But for all the urgency sparked by the AP’s investigation, this scandal is just a small part of a larger problem in Indonesia, watchdog groups say.
Despite efforts by the government to address the modern slave problem, Indonesia ranks among the top 10 on the Global Slavery Index, which estimates slave populations and prevalence by country.
“The wide gap between wealth and poverty, high levels of unemployment and corruption create an environment in which modern slavery flourishes in Indonesia,” the report found.
The hundreds of captives freed on Benjina are just a drop in the bucket for Indonesia, where an estimated 700,000 people live and work in conditions of slavery, according to the Global Slavery Index.
For years, advocates with the Commission for Missing Persons and Victims of Violence (also known as Kontras) have brought to light blatant cases of abuse and slavery that occur on a smaller, though no less abhorrent scale in Indonesia.
In 2013, Kontras worked with police to uncover a case of 30 people who had been forced to do housework without pay and were kept together in a small, windowless room with only one bathroom.
“One big problem here, is that the government has increasing legitimacy in the international world while the number of human rights cases keeps increasing,” Kontras activist Syamsul Munir said, according to CCTV News. “That means there’s a danger of losing the political will to solve and prevent these cases with real actions instead of just lip services.”
The problem of modern slavery has been particularly difficult to address in the remote island regions where the practice is flourishing.
The Indonesian government has sought to crack down on illegal workers and shell companies that are suspected to be using slave labor. But the problem is an international one.
The company at the center of the AP investigation is Pusaka Benjina Resources, one of the largest fishing companies in Eastern Indonesia. It operates dozens of boats that the AP found to have had Thai captains and are suspected to be Thai-owned.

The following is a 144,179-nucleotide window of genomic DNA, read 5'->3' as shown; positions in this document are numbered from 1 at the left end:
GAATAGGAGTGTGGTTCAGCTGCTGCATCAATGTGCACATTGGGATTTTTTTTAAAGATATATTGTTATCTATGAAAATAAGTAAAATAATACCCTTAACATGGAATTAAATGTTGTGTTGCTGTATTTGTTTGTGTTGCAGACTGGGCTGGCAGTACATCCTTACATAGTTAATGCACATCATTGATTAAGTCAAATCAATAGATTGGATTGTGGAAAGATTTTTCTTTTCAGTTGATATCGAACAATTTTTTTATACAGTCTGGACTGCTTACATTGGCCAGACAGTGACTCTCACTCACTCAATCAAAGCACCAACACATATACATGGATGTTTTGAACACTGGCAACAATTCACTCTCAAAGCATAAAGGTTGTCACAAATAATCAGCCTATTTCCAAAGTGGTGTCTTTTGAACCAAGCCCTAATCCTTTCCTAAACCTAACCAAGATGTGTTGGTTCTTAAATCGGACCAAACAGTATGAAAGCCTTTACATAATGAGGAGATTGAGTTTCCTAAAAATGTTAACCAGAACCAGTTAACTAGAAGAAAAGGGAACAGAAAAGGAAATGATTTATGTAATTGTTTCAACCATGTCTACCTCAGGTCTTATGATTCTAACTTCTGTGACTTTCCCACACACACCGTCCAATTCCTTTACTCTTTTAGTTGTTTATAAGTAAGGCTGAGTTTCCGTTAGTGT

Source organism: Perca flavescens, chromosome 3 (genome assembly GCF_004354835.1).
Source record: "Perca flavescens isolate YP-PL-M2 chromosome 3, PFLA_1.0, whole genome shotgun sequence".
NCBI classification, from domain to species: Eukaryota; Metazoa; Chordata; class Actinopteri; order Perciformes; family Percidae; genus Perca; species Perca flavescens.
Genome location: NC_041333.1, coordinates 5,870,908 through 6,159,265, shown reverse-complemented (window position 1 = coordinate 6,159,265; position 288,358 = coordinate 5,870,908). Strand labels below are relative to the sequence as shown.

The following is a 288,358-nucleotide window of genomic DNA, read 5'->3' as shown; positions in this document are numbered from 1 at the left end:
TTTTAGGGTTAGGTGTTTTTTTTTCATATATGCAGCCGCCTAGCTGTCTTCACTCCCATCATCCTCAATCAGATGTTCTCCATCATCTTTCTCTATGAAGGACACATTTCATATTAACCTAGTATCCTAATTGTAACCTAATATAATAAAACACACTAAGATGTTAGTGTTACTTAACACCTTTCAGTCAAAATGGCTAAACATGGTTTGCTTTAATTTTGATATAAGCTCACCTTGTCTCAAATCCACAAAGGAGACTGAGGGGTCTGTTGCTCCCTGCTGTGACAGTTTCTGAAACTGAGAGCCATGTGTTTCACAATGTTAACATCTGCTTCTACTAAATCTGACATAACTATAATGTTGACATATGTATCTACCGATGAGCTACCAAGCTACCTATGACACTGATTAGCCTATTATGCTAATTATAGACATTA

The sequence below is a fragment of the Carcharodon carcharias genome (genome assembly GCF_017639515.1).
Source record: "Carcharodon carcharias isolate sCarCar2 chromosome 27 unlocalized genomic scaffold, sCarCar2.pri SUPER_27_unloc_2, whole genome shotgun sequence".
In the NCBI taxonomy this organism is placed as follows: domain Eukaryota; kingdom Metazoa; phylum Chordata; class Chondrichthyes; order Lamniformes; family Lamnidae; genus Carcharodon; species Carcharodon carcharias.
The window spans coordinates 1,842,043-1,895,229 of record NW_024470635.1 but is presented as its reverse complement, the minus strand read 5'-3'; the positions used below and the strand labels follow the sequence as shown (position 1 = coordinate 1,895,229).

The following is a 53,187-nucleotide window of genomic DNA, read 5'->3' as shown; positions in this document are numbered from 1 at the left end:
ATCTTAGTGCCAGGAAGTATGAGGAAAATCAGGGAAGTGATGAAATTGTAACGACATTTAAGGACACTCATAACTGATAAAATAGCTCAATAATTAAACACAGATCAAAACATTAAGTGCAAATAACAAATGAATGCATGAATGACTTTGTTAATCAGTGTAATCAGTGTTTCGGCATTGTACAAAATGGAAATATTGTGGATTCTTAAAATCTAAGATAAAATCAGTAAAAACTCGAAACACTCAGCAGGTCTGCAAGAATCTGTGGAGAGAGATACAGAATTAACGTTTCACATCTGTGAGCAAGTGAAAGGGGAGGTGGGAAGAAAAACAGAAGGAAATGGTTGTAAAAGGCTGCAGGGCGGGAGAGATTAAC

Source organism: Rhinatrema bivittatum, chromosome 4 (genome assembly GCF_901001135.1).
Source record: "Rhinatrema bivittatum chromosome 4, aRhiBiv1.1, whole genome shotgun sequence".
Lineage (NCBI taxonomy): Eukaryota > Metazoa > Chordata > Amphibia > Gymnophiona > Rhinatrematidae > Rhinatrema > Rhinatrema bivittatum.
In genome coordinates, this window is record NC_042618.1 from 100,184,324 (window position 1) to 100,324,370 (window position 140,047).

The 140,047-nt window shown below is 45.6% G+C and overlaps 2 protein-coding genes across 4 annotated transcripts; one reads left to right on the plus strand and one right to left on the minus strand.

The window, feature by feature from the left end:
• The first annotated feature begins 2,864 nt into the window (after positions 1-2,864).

Workers on those boats are often given fake Thai names and documentation, the AP reported. And they continue to operate, in part due to bribery at top levels of the Indonesian government:
Illegal Thai boats are falsely registered to fish in Indonesia through graft, sometimes with the help of government authorities. Praporn Ekouru, a Thai former member of Parliament, admitted to the AP that he had bribed Indonesian officials to go into their waters, and complained that the Indonesian government’s crackdown is hurting business.
“In the past, we sent Thai boats to fish in Indonesian waters by changing their flags,” said Praporn, who is also chairman of the Songkhla Fisheries Association in southern Thailand. “We had to pay bribes of millions of baht per year, or about 200,000 baht ($6,100) per month. … The officials are not receiving money anymore because this order came from the government.”
Some of that ill-gotten haul ends up back on Thailand’s shores, helping the country maintain its position as the world’s third-largest seafood exporter.
And its final destination might well be your dinner table.